I will say this: Houses are just like sailboats, in that the rigging costs much more than the hull! The total package of materials for just the framing of the roof [consisting of engineered rafters, VPA35, LSUI35, and Galvanized Aluminum straps, Ridge Beam and sheeting] came in at a bank account busting total of just shy of $6,000. In case any of you are contemplating building one of these monsters yourself!

Ooooh! I almost forgot the catwalk beams! These arrived at the same time as all of our engineered rafters, brackets, sheeting and all that other happy crap. The catwalk joins the two lofts, north and south, over the area that will later become the kitchen. These are Glu-Lam, just like the ridge beam, but much, MUCH smaller in size all the way around.
The catwalk itself is about 4 feet wide and nearly 20 feet long. Ultimately it will have railings for safety and esthetics, but that’s still a long way down the road. This picture was taken from the floor of the south loft, looking north. No deck on it at that point, but you’ll see that progress too at a later date.
Oh yeah! And there's that offending extension ladder, just lurking in the top left corner of the picture! Grrrrrrrr!! *shaking my fist at the image!**

Here's a shot of the catwalk again, taken this time from the downstairs looking up.
And here's a look at all of those silly VPA35's in place along the cap logs. I did manage to help Denny get all of those placed and set. I took care of the areas in both lofts and he took care of the ones that went over the great room since that involved ladders. And we all know how I feel about ladders these days!
The length of the rafters is 22 feet long and were framed at a 9.5/12 pitch. This means that for every foot of run of the rafters there is a 9.5 inch raise in the height. In layman’s terms….One VERY steep roof!! It also makes for a very stout roof as well. And it has to be in this country. Even though our snow is typically very light and fluffy, when it hits 8+ feet in depth, it’s heavy, no matter how you cut it! This roof can take that kind of a pounding without even so much as a groan. I know because that’s what we went through in the winter of 08-09!
We’re very near the end of the 2008 building season here folks. Just a few more pictures to go.
The day after Denny got the last of the rafters up, my dear and marvelous family [sister Fawn, BIL Jerry, and mom Kathleen] came all the way over from Tacoma [a 5+ hour drive] to give us a hand in getting that huge roof sheeted in so that we could get the dang thing roofed before the snow started to fly. By this time, we were rapidly nearing the end of October.
Here's how Denny and Jerry got all of the sheeting in place and secured:
Denny ran Francis the tractor while our brother in law Jerry would ride the loader bucket up with a load of five or six sheets of plywood at a time. Once Jerry and tractor were in position, Denny would climb up to give him a hand installing them. It took nearly three days for our men folk to do the job, and what a marvelous job they did!!!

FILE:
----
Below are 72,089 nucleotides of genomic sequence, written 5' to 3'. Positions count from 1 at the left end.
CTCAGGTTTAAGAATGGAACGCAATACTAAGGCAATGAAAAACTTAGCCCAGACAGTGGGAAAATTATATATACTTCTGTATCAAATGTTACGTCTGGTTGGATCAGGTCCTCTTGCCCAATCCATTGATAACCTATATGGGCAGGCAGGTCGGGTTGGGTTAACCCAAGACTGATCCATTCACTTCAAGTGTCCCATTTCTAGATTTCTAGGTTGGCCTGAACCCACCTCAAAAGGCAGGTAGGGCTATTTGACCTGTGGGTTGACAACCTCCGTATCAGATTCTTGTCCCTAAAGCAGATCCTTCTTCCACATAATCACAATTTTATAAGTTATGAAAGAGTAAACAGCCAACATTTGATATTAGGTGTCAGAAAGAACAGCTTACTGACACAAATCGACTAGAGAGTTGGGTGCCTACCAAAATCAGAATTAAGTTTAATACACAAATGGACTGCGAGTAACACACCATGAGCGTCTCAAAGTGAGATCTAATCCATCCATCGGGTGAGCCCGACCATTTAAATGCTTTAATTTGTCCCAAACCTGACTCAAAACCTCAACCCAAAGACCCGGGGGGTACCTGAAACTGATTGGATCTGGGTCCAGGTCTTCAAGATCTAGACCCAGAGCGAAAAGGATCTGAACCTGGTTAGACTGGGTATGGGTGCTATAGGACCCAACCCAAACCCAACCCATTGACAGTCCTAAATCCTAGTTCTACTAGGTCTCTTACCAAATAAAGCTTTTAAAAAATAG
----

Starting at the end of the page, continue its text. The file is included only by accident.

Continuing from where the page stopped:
Here you can tell that the west side of the roof is sheeted, while the east side was yet to be tackled. And dang if that rotten ladder didn't manage to get in another picture!!
Here's a better view of the west side of the roof sheeting:
You may have noticed the fact that the cap logs on both east and west walls runs out further than the rafters do? This was so that we knew we'd get them long enough to give ourselves a nice amount of gable end soffit area.
And here's the East side sheeted in:
And here's a picture of the happy crew that done it all in less than three days! Mom, sis, the dogs and I just made sure that the boys had plenty of sandwiches and fresh hot coffe to keep going. Outside of that, we pretty much just stepped back and stayed out from under foot as much as we could! And yes, yours truly managed to keep the camera in her hot little hands. There would be no pictures of moi while I was in such a decrepit state, thank you very much!!! LOL!
Layingthesheeting038.jpg Suffice it to say, I look an awful lot like my mother! Hint, hint.

Less than two weeks later, on election day as a matter of fact, we had Mike from The Roofing Company and his crew out to roof our home. This was only the second time we had hired a contractor to touch our home. Between my back and ankle being so messed up, and winter breathing down our collars, we pretty much had to do it that way.
But I have no complaints! Mike and his crew were awesome! Not only did they get it all done in one day, but Mike got us the materials for far less than we could have gotten them on our own. Funny how that works sometimes. The weather was positively miserable, which is why I didn’t get pictures of the process. That poor crew! The had to have frozen their butts off. It was raining cats and dogs from sun up to sun down, and even spit a bit of snow at them at various points during the day.

Try as I might to get those boys to come inside the house, out of the rain, to have their lunch, they wouldn’t hear of it. Two at a time they’d break for about 20 minutes and then were back up on that roof, working their hearts out. I think they did a marvelous job. Take a look and decide for yourself!
This is the west side of the house as seen from the north gable end.

And here's a look at the marvelous job they did from the east side, south gable end:
These pictures were taken less than 24 hours after Mike and his crew finished the roofing. How typical is that weather? For here, pretty dang typical! How do you like our plastic windows? Pretty tacky, huh? Well, they served their purpose through the winter.
And this is where we’re pretty much going to be leaving off for this chapter. There’s still much to tell, but the hour grows late and I’m having trouble keeping my eyes open.
In the next chapter, we’ll walk through the interior progress that was made during the 2008-09 winter, the worst ever recorded for our area. Progress was slow as we spent more time shoveling snow than we did anything else.
I hope y’all will return in a few days [maybe weeks] and catch the next chapter of our story. In the mean time, don’t forget to hug your chickens!